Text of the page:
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Cam'ron NY Times Article" It's Not Easy Being Pink" (Mentions Eminem amd Jay Z)

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  • Cam'ron NY Times Article" It's Not Easy Being Pink" (Mentions Eminem amd Jay Z)

    In a gated condominium community in Fort Lee, N.J., the dense shrubbery suggests a botanical garden more than a residential one. A lantern at the foot of each house's staircase is illuminated before sundown, and there is a late-model sport utility vehicle in nearly every drive. But there is only one hot-pink Range Rover. That is how you can tell the house of Cameron Giles.

    For the better part of two years, pink has been the dominant color in the life of Mr. Giles, a rapper who performs as Cam'ron. "When I did pink, I did it so I wouldn't be dressing like everybody else," he said. The color seemed guaranteed to set him apart in the world of hip-hop, where men's style tends to conform to notions of hypermasculinity.

    When Mr. Giles first wore pink, in the summer of 2002 in a video for "Hey Ma" and at music industry events, he thought he had found a one-of-a-kind look.

    A funny thing happened, though. Not long after "Hey Ma" began climbing the Top-40 charts, pink began to show up in the wardrobes of other urban young men. At last year's Puerto Rican Day Parade, pink clothing on men offered a counterpoint to the event's macho posturing. Other hip-hop figures like P. Diddy and Russell Simmons, and the R & B singer R. Kelly, wore pink. The color spread to the athletic wear worn by hip-hop fans. At a Champs sporting goods store in Midtown there are racks of pink clothing, caps and sneakers for men.

    "Cam was the first hard-core rapper to rock pink," said Emil Wilbekin, a former editor in chief of Vibe magazine, who is now an executive at the fashion house Marc Ecko. "What was interesting was how quickly the streets caught on." Sonya Magett, a stylist and photographer for the fashion magazine Suede, said that pink on men "was considered very strange in the urban market" when Mr. Giles began wearing it, but today it is common.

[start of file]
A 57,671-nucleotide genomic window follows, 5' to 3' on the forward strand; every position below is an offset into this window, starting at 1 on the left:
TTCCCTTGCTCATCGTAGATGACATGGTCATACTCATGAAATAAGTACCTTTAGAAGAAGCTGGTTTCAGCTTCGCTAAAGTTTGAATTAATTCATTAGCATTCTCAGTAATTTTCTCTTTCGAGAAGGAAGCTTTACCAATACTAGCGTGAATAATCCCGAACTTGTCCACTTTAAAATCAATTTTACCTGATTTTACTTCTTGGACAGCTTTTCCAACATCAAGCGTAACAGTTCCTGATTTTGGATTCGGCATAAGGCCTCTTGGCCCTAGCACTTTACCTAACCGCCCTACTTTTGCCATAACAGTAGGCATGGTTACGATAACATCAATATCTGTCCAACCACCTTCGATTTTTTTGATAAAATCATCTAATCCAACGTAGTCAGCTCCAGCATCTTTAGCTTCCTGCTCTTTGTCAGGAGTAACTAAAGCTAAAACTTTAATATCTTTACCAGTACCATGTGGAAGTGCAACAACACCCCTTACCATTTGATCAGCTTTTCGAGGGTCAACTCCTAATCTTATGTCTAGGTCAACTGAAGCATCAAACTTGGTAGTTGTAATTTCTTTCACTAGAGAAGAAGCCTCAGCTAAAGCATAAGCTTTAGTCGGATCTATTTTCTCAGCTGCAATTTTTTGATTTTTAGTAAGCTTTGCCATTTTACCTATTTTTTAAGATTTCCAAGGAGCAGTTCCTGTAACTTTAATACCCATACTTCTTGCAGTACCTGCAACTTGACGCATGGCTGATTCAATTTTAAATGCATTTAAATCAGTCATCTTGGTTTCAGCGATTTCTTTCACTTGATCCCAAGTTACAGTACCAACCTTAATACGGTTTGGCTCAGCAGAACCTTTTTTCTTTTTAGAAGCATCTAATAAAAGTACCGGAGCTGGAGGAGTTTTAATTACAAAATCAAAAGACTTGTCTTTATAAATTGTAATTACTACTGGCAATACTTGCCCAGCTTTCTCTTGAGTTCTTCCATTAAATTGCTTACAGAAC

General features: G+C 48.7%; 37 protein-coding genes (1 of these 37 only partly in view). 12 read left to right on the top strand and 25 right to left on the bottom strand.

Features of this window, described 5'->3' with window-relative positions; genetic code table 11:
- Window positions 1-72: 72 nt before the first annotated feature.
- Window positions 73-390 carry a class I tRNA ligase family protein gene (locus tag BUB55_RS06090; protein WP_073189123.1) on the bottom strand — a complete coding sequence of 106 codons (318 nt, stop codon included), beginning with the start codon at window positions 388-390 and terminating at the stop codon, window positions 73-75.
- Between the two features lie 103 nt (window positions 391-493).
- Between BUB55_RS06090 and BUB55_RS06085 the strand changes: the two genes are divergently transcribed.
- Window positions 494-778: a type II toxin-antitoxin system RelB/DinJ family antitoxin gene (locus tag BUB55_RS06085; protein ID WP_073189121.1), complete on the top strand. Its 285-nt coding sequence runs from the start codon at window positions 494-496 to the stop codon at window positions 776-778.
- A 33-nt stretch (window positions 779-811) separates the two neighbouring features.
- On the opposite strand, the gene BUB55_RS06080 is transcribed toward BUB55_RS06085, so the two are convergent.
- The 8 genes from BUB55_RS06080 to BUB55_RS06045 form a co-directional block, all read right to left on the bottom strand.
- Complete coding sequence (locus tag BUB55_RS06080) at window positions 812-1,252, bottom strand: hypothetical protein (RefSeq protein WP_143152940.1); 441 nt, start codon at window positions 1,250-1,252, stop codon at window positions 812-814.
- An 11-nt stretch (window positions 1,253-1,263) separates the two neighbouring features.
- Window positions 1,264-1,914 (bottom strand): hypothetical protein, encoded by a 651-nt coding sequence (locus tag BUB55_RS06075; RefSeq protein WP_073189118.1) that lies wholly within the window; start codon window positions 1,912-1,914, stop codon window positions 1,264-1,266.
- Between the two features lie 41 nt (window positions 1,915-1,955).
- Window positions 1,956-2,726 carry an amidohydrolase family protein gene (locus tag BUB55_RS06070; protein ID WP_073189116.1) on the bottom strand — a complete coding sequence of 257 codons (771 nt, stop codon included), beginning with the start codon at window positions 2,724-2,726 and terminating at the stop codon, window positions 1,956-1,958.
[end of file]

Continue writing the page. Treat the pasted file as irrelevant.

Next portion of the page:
Mr. Giles himself, however, said he is over the look. He wants to move on. "Me, personally, I haven't worn pink in about four or five months, just for the simple fact that everybody's wearing pink," he said the other day.

    He plans to adopt a new color, raising the possibility that he might start a new fad. The sartorial decisions of hip-hop stars strongly affect clothing trends. The fortunes of companies like Tommy Hilfiger and Timberland rose after they were embraced by rap stars, and labels like Sean John and Ecko stake everything on anticipating the urban market.

    Mr. Giles is cagey about his next big color, hoping to find a way to reap financial gains this time. That might include starting a clothing line of his own. "I'm not going to tell anybody until I patent it," he said of his post-pink color. "If this many people enjoy my style, and other people want to be fly in the same type of fashion I'm being fly in, then I might as well benefit off it."

    It is possible, though, to make an educated guess about Mr. Giles's secret. His next album, due in December, is called "Purple Haze." A limited-edition cap he designed last summer for the New Era Cap Company featured llic purple accents. One of his rap crews is called Purple City, a nod to a neighborhood in Harlem and a type of marijuana sold there. And in April, Mr. Giles, in partnership with a company called Harbrew Imports, introduced Sizzurp, a "purple punch liqueur" named for a codeine-laced concoction popular in the South.

    Mr. Giles, 28, was born and raised in Harlem, and he found fashion at an early age. "Just growing up in Harlem, it didn't matter what you had to do to get fresh, you would do it," he said. "I recall the Skate Key in the Bronx," he continued, referring to a roller disco popular in the 1980's. "You maybe had to go steal your mom's earrings and go pawn them, borrow $10 from four or five people, but when you got there, it looked like you had $8,000 in your pocket."